At this event, we did a presentation, we switched live to scenes from The Mill, we created scenes that had lighting transitions, etc. Then we went and shot six scenes in a row without having to reload any of them, streaming them in and out on the fly. It was fantastic, because in the space of an hour we shot a fake commercial based on audience suggestions.  We had no technical problems and delivered a great event that showed both the promise of VP for advert as well as live events.



I haven’t asked you about the characteristics of your LED volumes, what makes them special compared to other studios?

We’ve got a 12-meter by 4-meter wall, which has got a curve. The reason we didn’t build a 20-meter by 8-meter volume was because that size of stage means it’s more democratized. Ours is still accessible to the ad agencies, independent filmmakers and smaller productions while still being suitable for Film and TV. We also have the capability to extend our LED volume by 6m if requested.

We are going to be expanding our virtual production offering this year as we’ve got a lot of demand for bigger stages and wonderful projects.

However, what we want to do is to keep it that way. I think it’s surprising, because normally, tools like this stay in the film world for 10 years until they reach all the other industries. The Mandalorian is now three and a half years old and that was the first example. Now, brands can use it almost immediately after it has been implemented in the film industry.


What is Garden Studios’ experience in virtual production?

I think part of Garden Studios’ knowledge and experience is because we’ve done everything from music videos and movies to commercials, so we can look at scripts and storyboards and advise people to use virtual production when it makes sense and to use traditional shooting methods when it needs to be done.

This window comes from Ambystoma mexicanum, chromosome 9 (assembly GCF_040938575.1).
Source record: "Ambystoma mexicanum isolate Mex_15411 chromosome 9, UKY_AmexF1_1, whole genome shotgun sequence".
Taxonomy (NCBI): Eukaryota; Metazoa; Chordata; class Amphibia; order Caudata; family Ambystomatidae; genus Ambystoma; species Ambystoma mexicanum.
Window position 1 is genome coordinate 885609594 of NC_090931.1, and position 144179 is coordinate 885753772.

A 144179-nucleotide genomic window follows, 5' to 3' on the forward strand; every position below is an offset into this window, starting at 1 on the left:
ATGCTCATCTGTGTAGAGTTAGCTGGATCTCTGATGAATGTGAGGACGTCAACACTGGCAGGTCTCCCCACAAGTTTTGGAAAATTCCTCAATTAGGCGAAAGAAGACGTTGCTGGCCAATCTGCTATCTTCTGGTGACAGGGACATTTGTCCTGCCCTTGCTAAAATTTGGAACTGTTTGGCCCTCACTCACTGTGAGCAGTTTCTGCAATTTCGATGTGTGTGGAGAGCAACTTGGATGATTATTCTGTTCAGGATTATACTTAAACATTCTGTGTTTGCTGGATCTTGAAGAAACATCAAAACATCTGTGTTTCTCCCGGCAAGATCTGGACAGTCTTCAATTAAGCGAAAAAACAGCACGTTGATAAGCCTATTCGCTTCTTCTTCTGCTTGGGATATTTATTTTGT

The interesting thing is that this technology is very recent. We have only been developing its possibilities for two years. And people who come to us are coming with very different ideas depending on the world they come from. I come from a game programming background. We have people with experience in traditional film, VFX and, even, live events.

This characteristic pushes our technological capacities forward and we are able to deliver better productions at Garden Studios, but we also share everything we find with other VP stages because, at the end of the day, the UK is an incredible center of film and television production. We want to make sure it stays that way as these new technologies develop.


When did you implement this technology in your studio?

We did some initial tests around November 2020. We then moved on to the Garden Studio campus in January of 2021. We did two, three months of building the stage, setting up our workflows, training staff and shooting our internal test projects. We did a couple of music videos. We reached out to DOPs to come in and experiment.